I can't wait until the Gates foundation starts upgrading internet access in their local school or library, and they can't shut it down just by pleading that people would rather have a tax cut, nor make funding contingent on a censorship agreement. Can't you hear the outcry already?

Cross-posted at Night Bird's Fountain.


brad4d said...

if we addressed desperation, there could be no abortion by choice.

Eli Blake said...

I'm not sure what you mean, Bradford.

I did a post a while back on a study showing that income level was directly related to abortion to income level. In particular, the incidence of abortion was statistically correlated income level and to the difference between the cost of abortion (about $500) vs. delivery ($2500 for a healthy delivery for a woman without health insurance, with complications raising the price exponentially more). That post is linked here.

Of course, economic desperation is one kind of desperation. Other kinds are the desperation of unplanned pregnancy (whether it is because of a mistake, the occasional failure of birth control, or the more frequent lack of education), or being in a relationship with an abusive spouse or boyfriend, or having abusive parents, or the desperation of being pregnant by rape or incest.

There are many things which can make women desperate. If you have ideas on how to address them, I'm all ears.

Anonymous said...

or else they are in effect admitting that it isn't about abortion at all, but about forcing 'wicked' women to 'pay' for their decision to have sex by becoming pregnant?

I've sometimes thought that myself. I hate to think that today some people still feel that way, but I am having more and more trouble getting over the massive contradiction of how anyone can be against birth control and also against abortion, unless they really are, as you suggest, trying to use pregnancy as a weapon to force women to all stay virginally pure until marriage.

Eli Blake said...


A posting by one of my blogger friends caused me to recall something she wrote once upon a time. Perhaps reading it, it will explain why there will always be a need to keep legal abortion as an option, because there will always be desperate people.

The post she wrote is entitled my time in jail.

Jack: Long time no see. Yeah, I've often considered that a contradiction too. And the excuse they use (goes something like, 'if you give kids a condom then they are more likely to have sex when they go out because they'll feel 'protected') is totally ridiculous because 1) it's not up to you to tell them not to, 2) even if they do, the sex itself harms nothing, and the condom still radically reduces the risks of both pregnancy and STD's, and 3)using that logic, the fact that I always wear a seatbelt makes me drive more recklessly because I know I'm 'protected.' Absolutely ridiculous but they still think that way.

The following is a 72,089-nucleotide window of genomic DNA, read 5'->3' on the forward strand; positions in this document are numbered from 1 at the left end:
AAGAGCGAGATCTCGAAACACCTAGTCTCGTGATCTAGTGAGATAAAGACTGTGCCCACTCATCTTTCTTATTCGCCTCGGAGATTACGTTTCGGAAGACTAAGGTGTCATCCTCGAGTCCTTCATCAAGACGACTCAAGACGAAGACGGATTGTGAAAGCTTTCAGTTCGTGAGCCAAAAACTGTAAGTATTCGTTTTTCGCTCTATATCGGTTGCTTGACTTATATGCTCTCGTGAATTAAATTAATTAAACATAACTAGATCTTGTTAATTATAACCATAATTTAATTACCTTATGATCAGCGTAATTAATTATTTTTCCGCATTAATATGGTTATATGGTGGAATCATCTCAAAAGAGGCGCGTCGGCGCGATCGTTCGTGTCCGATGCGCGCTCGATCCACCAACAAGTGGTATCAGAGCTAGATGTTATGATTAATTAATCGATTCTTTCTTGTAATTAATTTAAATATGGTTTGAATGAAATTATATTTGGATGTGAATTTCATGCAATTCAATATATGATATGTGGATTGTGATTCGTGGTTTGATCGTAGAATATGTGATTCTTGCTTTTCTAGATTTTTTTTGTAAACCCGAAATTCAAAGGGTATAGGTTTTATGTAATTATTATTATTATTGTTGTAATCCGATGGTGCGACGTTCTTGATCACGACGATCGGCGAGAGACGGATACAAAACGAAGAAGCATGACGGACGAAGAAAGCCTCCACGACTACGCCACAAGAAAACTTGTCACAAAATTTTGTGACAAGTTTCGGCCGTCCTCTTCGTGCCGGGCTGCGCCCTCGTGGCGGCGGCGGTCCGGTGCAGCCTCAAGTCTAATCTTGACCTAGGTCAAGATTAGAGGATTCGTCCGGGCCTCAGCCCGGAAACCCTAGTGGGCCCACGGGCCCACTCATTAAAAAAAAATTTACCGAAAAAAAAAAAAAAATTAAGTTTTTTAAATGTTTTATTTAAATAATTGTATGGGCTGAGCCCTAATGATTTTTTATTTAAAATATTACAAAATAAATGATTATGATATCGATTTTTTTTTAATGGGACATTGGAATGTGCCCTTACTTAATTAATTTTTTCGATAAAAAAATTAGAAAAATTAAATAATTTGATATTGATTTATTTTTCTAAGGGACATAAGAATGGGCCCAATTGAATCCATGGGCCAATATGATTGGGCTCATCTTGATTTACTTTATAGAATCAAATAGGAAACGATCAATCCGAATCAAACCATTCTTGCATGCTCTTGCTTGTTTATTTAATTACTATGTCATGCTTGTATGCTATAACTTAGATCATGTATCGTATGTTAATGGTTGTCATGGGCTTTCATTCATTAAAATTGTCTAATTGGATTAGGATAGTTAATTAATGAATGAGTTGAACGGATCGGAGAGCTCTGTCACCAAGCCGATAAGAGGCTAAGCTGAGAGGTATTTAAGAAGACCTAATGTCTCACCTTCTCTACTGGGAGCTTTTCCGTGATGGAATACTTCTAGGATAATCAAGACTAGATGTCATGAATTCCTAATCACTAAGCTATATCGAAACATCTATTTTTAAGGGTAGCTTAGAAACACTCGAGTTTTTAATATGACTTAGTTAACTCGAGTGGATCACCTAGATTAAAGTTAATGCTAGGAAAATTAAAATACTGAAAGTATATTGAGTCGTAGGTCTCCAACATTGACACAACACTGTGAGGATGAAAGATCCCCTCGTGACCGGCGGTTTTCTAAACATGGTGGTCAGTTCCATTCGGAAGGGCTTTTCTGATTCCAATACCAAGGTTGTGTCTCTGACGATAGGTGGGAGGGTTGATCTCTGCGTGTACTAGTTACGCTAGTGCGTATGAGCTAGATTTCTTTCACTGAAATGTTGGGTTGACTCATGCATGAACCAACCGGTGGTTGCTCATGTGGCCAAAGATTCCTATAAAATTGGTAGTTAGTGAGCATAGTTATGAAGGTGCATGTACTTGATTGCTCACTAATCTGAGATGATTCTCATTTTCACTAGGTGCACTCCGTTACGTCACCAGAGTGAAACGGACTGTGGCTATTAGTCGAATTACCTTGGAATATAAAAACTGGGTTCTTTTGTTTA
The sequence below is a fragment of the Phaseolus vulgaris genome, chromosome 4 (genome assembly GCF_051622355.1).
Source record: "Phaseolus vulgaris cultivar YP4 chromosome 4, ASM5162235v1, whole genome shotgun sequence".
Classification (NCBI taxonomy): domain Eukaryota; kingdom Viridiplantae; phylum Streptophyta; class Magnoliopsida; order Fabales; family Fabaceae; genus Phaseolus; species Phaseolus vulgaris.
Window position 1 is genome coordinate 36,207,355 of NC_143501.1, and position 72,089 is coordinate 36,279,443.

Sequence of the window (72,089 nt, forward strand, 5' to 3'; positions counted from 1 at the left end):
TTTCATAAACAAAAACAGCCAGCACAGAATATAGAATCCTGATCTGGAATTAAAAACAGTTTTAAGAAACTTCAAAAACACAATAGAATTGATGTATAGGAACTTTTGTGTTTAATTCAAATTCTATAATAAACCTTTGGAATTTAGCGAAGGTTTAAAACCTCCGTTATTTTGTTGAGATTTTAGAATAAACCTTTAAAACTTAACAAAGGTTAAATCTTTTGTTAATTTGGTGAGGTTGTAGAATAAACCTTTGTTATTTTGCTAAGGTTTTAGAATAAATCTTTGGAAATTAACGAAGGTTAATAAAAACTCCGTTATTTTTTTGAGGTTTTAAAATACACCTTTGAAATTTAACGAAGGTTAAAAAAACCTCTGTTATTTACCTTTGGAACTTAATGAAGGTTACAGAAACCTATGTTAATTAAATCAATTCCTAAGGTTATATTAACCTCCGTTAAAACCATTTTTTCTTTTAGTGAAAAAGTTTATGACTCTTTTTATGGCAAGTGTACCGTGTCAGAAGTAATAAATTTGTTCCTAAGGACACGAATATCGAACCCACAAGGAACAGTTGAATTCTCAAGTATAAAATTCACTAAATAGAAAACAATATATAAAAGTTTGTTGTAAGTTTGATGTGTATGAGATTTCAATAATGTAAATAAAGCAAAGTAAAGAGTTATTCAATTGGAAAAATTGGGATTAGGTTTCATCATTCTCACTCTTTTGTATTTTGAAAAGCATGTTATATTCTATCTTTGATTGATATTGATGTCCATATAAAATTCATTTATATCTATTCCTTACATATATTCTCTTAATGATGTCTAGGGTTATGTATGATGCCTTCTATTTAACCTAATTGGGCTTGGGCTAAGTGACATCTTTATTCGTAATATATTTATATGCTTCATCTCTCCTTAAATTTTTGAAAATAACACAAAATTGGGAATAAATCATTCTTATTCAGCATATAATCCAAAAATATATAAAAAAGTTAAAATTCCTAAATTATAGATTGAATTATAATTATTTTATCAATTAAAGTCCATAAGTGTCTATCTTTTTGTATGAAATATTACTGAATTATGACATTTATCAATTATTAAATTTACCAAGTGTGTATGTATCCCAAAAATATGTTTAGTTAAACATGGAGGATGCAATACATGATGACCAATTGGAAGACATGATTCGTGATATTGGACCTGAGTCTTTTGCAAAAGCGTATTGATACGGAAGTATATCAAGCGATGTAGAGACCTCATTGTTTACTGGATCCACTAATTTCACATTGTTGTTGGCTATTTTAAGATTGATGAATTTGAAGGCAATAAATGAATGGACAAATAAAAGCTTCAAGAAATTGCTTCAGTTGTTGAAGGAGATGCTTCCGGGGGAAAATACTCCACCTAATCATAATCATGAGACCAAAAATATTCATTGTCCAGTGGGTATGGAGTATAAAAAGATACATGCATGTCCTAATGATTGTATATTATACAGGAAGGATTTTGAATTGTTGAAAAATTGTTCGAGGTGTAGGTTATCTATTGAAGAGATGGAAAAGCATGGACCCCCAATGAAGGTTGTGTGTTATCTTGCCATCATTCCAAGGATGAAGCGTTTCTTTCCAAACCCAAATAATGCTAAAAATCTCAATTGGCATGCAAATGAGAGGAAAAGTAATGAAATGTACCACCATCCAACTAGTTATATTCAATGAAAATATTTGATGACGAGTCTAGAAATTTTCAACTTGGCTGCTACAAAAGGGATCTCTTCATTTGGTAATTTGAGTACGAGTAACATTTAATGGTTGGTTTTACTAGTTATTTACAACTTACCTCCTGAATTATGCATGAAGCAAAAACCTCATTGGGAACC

Beth said...


I left my response on Night Bird's Fountain.

EAPrez said...

Catholics are opposed to birth control -other than the rhythm method, withdraw or abstension' which makes the funding of PPH even WORSE in the Catholic Leadership's eyes. However - this is a religious issue - and as far as I am concerned - outside of the church - they have no business shoving this down the throat of noncatholics. If they find it so offensive then they should be supporting programs such as this which make abortion a rarity - but because of their view on birth control they can't support anything other than abstension.
Funny how they are fast to express their outrage over this --- but I heard very few clergy out there speaking of the defeat of the minimum wage hike proposal last week - where is the outrage over that? Better the working poor should be doomed to continue that way by adding babies to the mix which will also be condemed to a life of poverty. Republican policies have made it more unlikely people in those situations will pull themselves out of it.

Eli Blake said...


Their failure to support a minimum wage hike is ironic in that poverty in some cases is a direct CAUSE of abortion.

If you look at my response earlier to bradford, you'd find a link to a post I did on that awhile back. A study confirmed what a lot of people suspected-- that many working poor women (who have incomes so they don't qualify for medicaid) have abortions because they don't have health insurance and the $500 cost for an abortion is less than the $2500 cost for a delivery room charge.